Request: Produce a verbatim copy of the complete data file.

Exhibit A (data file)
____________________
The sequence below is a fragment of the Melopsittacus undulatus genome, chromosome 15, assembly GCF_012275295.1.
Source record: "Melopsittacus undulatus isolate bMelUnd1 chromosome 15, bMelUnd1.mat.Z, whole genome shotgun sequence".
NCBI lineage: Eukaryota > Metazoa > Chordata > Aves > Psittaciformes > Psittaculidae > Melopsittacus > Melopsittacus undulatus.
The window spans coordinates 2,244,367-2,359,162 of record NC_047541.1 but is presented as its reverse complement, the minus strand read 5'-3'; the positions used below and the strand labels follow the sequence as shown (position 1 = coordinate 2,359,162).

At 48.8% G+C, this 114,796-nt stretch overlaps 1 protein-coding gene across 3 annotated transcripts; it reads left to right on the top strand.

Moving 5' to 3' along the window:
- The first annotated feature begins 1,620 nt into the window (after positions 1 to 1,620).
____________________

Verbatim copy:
The sequence below is a fragment of the Melopsittacus undulatus genome, chromosome 15, assembly GCF_012275295.1.
Source record: "Melopsittacus undulatus isolate bMelUnd1 chromosome 15, bMelUnd1.mat.Z, whole genome shotgun sequence".
NCBI lineage: Eukaryota > Metazoa > Chordata > Aves > Psittaciformes > Psittaculidae > Melopsittacus > Melopsittacus undulatus.
The window spans coordinates 2,244,367-2,359,162 of record NC_047541.1 but is presented as its reverse complement, the minus strand read 5'-3'; the positions used below and the strand labels follow the sequence as shown (position 1 = coordinate 2,359,162).

At 48.8% G+C, this 114,796-nt stretch overlaps 1 protein-coding gene across 3 annotated transcripts; it reads left to right on the top strand.

Moving 5' to 3' along the window:
- The first annotated feature begins 1,620 nt into the window (after positions 1 to 1,620).